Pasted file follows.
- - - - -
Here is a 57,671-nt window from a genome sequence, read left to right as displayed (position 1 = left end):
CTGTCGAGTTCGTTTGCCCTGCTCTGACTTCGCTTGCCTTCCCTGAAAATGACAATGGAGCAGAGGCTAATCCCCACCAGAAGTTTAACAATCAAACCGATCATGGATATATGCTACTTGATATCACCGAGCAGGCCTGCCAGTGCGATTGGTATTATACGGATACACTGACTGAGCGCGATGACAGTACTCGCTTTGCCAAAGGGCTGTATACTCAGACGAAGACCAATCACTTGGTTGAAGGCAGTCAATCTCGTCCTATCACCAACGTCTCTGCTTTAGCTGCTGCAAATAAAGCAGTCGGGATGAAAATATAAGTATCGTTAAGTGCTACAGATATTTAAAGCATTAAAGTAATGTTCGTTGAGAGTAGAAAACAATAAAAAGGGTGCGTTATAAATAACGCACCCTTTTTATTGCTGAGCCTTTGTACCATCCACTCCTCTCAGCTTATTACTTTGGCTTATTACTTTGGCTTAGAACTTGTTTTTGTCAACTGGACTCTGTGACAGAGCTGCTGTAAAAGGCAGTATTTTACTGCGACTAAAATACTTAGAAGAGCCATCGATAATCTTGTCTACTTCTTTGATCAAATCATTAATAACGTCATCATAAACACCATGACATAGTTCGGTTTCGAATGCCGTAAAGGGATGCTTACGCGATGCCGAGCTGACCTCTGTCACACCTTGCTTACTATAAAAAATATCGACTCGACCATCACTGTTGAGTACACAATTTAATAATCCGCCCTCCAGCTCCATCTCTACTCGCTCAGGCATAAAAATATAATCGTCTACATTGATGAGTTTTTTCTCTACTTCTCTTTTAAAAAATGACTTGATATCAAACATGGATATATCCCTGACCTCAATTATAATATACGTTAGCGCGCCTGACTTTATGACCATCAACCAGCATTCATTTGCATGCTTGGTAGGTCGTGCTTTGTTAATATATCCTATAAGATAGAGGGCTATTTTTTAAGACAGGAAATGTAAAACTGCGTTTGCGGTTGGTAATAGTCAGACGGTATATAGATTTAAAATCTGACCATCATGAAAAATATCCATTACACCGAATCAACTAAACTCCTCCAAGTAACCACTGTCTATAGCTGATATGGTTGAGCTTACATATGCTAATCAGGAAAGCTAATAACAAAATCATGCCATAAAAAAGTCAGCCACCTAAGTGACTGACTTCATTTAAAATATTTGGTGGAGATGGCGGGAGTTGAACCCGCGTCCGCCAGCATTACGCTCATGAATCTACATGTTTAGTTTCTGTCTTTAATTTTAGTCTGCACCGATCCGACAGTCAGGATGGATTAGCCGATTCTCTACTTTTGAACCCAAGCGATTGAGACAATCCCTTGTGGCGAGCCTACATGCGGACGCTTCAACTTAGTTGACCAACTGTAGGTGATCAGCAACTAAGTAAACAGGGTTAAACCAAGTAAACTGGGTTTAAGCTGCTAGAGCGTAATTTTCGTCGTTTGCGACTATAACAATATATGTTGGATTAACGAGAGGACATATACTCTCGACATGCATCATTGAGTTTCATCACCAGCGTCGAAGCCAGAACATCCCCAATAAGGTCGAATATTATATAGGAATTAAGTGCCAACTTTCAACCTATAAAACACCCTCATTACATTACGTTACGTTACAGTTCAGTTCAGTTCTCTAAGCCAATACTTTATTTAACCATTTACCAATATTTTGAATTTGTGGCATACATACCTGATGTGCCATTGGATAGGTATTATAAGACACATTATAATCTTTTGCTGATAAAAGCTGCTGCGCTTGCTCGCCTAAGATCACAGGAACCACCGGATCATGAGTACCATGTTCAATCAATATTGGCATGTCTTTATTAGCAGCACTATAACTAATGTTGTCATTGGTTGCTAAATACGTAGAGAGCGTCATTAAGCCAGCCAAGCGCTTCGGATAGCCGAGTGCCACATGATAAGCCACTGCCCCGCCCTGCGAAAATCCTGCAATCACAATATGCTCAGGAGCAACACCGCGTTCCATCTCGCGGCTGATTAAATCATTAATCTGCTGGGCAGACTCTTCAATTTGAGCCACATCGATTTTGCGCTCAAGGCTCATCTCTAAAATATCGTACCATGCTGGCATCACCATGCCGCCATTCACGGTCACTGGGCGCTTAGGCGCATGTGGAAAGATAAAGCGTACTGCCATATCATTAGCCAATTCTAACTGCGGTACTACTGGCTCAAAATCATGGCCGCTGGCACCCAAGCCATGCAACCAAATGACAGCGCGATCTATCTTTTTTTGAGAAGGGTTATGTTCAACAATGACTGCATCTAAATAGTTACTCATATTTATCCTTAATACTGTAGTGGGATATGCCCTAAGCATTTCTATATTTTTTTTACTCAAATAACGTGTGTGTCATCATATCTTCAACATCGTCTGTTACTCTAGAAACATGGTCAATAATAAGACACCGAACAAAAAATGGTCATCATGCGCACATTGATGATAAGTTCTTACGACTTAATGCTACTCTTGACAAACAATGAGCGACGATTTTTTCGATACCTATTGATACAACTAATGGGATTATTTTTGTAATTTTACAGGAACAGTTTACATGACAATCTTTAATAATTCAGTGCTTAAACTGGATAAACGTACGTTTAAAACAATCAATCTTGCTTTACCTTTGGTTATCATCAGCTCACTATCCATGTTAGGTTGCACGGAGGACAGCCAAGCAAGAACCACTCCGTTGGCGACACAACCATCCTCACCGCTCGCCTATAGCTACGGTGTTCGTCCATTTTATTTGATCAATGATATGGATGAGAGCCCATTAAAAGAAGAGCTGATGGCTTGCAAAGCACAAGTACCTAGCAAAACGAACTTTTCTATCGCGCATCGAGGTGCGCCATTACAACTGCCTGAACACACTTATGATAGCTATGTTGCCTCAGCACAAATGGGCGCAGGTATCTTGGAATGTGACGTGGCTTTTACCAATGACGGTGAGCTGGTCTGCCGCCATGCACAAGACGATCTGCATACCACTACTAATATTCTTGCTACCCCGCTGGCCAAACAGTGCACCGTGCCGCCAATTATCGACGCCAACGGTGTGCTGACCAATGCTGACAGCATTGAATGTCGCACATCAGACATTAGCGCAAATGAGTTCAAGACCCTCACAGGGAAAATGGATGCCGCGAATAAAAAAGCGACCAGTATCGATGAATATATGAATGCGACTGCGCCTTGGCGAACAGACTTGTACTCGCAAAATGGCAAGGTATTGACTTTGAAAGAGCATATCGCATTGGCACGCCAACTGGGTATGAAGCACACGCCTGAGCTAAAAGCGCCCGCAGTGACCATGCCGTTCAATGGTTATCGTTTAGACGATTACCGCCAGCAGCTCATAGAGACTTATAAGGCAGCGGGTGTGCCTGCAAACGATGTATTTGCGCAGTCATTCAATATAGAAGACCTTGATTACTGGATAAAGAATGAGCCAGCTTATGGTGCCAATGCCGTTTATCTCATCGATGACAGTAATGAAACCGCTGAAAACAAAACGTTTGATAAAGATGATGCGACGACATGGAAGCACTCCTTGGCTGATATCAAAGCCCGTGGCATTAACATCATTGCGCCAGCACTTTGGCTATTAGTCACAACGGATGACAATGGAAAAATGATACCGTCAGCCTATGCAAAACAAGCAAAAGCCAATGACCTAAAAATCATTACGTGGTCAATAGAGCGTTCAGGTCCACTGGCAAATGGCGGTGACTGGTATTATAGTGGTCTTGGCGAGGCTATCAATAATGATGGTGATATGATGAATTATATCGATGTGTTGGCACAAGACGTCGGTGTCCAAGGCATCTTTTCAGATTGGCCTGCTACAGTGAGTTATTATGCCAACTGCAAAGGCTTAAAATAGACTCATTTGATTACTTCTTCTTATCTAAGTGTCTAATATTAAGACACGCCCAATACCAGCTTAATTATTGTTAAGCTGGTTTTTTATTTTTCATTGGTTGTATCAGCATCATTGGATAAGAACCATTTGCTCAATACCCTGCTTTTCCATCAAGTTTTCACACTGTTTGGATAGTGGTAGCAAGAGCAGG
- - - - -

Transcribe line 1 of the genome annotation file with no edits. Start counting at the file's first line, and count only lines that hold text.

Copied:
Here is a 57,671-nt window from a genome sequence, read left to right as displayed (position 1 = left end):